THE WORD MAGAZINE MARCH 1988 PAGE 18
The Second Eve
by Isabel C. Elac
President, North American Board
The doorbell rings — you answer it — it is a stranger. Politely you listen. He tells you that you are going to conceive! In nine months! “Oh, how ridiculous” you say — and completely disturbed by this impossible announcement — completely outraged —you slam the door in his face! Which one of us would act any differently? Today, we probably wouldn’t even answer the door, right?
On March 25, the Church celebrates one of the most important events in world history — THE ANNUNCIATION — when the Angel Gabriel was sent from God to a city of Galilee named Nazareth to a virgin espoused to a man whose name was Joseph . . and the virgin’s name was Mary (Luke 1:26-27). The Angel Gabriel “came in unto her and said, Hail, thou that are highly favoured, the Lord is with thee, blessed art thou among women”, (Luke 1:28).
How did Mary react? Did she throw him out — outraged — as most of us would have! Oh, with that beautiful, humble and complete submission, Mary responds to the Angel: “How shall this be, seeing I know not a man (Luke 1:34). . . For with God nothing shall be impossible (Luke 1:37). And Mary said, “Behold the handmaid of the Lord, be it unto me according to thy word”, (Luke 1:38).
What a role model — obedience, humility, faith, righteousness, trust. “LET IT BE” — can we fathom the immensity of her response which was “the beginning of our salvation and the revelation of the mystery which is from eternity: the Son of God becometh the Son of the Virgin, and Gabriel proclaimeth good things of grace” (Troparion of the Feast of the Annunciation).
This marvelous power is Mary’s pure and perfect self-dedication to God, a dedication of her will, of her thought, of her soul, of her entire being, of all her faculties, of all her actions, of all her hopes and expectations (quote from a sermon the day of the Annunciation by Metropolitan Philaret of Moscow — Paris 1866).
The obedience of Mary counterbalances the disobedience of Eve. In this sense, the Virgin Mary is the SECOND EVE (as her Son is the Second Adam). Let us examine in more detail some of the names given to this blessed lady: EVER-VIRGIN MARY – this is not simply a bodily status or a physical feature as such; but it is also, above all, a spiritual and inner atitude. Her purity of heart – freedom from passions qnd desires – “imperviability to evil thoughts,” as St. John of Damascus puts it. THEOTOKOS – MOTHER OF GOD – This is more than just a name. It is a doctrinal definition – in one word. “This name”, says St. John of Damascus, “contains the whole mystery of the Incarnation.” The name THEOTOKOS stresses the fact that the Child whom Mary bore was not a “simple man”, not a human person but the only-begotten Son of God, “One of the Holy Trinity”, yet Incarnate. This is obviously the cornerstone of the Orthodox Faith……….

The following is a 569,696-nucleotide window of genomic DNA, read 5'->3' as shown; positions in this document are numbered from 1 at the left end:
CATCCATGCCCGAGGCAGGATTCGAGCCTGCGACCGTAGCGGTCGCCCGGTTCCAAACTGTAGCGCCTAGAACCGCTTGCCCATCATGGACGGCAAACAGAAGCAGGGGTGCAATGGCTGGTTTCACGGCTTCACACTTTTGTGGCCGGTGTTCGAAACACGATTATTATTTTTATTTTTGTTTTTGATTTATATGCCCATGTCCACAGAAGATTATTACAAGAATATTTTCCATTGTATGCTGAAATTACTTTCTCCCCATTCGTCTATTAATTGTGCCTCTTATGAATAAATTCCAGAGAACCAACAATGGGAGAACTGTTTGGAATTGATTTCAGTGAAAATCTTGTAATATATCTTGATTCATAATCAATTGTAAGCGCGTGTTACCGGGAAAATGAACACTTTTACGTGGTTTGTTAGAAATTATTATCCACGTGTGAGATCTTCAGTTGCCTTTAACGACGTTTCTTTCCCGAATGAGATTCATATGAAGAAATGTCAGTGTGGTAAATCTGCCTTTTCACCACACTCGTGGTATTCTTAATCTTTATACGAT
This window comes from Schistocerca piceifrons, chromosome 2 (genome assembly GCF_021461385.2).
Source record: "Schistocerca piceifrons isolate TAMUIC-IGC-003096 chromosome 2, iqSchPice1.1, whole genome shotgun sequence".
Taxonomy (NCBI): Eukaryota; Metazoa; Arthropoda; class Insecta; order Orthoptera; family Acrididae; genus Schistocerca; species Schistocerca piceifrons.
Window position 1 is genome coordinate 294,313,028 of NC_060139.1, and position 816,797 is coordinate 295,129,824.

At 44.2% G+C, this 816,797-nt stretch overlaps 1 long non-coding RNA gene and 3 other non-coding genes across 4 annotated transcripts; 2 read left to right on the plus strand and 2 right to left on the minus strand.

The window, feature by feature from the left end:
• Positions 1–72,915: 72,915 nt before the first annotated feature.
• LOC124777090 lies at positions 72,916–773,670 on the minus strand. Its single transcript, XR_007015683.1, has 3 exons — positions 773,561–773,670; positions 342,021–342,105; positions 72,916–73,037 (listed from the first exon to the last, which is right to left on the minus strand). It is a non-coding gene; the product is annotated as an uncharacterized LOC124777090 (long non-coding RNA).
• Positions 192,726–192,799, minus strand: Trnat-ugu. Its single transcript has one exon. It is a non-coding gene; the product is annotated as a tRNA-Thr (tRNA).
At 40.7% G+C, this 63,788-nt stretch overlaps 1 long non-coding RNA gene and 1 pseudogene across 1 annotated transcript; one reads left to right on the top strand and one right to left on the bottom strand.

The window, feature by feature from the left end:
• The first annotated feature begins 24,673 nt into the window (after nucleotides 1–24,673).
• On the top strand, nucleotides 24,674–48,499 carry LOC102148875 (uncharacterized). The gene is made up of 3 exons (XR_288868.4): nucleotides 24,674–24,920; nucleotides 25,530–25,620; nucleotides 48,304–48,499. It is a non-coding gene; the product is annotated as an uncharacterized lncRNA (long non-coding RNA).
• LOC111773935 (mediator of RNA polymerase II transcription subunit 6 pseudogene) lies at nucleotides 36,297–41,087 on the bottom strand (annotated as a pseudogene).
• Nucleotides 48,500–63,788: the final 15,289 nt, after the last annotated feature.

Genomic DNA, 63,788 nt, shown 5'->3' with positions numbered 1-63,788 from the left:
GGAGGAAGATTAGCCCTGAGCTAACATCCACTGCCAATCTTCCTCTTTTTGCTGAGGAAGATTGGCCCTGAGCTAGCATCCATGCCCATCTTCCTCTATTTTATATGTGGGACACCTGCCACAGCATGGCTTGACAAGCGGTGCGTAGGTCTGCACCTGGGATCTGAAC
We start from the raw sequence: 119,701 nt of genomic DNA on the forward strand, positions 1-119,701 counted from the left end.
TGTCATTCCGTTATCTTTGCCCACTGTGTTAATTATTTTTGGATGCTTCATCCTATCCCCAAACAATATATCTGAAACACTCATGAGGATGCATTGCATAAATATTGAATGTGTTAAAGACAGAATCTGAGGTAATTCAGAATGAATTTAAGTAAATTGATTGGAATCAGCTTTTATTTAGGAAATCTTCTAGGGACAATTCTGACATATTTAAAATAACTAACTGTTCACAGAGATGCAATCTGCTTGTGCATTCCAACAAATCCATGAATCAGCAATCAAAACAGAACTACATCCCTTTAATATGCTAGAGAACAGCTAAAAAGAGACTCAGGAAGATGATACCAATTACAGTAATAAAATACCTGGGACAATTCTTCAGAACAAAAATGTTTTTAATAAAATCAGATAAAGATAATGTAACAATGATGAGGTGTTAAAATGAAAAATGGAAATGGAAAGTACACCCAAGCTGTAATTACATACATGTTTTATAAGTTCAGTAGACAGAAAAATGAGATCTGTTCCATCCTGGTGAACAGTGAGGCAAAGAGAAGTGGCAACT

THE BEAUTY OF MARY, THEOTOKOS
by Joy Corona
THE WORD MAGAZINE MARCH 1993 PAGE 7-8
In a society and a culture which so emphasizes the masculine, I find myself, as a woman, sometimes confronted with the message that, to be successful, I must also be masculine. It’s as though I must be male in order to understand, exist in,. and make my way in this world.
Yet, it is in this confusion of gender with life, this hodge-podge of gender roles, gender confusion, and societal norms that the Church breaks through in a refreshing breath challenging us to be . . . female. Now, I’m not going to convey extreme feminist learnings in this presentation, but I would like to point out that two of the most potent images in Orthodoxy are female in nature. First of all, we have the Church – the Bride of Christ.
Most women in their loves have pondered what it means to be a bride. Yet, for the men, it is likely a less natural question to be contemplated. Yet, we are all together the Bride of Christ. And not only that, but we have a Holy Mother whom we cherish and celebrate. She is the second prominent female image of which I was speaking. What does it mean to venerate this Holy Mother? Who is Mary, the Mother of God, thc blessed Theotokos?
If TIME magazine is truthful in its reporting, the question of Mary in its many forms has reached quite a prominence. The December 30, 1991, issue of TIME reports that, not only is Mary the most celebrated, venerated, portrayed and honored woman who ever lived, but she is also possibly the most controversial. In its reporting, TIME magazine indicates that people are dealing with the question of Mary in significant ways…..And this question is a crucial one. Perhaps she has been ignored or simply overlooked for too long. This is a far cry from, “henceforth all generations shall call me blessed” which Mary predicted when, as TIME puts it, her womb was touched by eternity 2,000 years ago.
The Veneration of the Blessed Theotokos Now, when we refer to Mary, the Mother of God, we call her the “Blessed Theotokos”…Theotokos means literally “Birthgiver of God” or “God-Bearer”. We hear and sing this word, “Theotokos” often in our Divine Liturgy. As a matter of fact, Mary is venerated throughout the worship of the Church, being the conclusion to each set of hymns or prayers via the Theotokion.
This focus on Mary isn’t always very well understood by those who aren’t Orthodox, or Roman Catholic. Fearing that we’ll lapse into “Mary worship” (as they call it), they caution our admiration and reverence toward Mary. Yet, it is not Mary that we “worship”. We do not give to Mary what alone belongs to God. What we do give her is honor, is our veneration and love. For, if we cannot love the Mother of God, Christ’s own Mother, who can we love?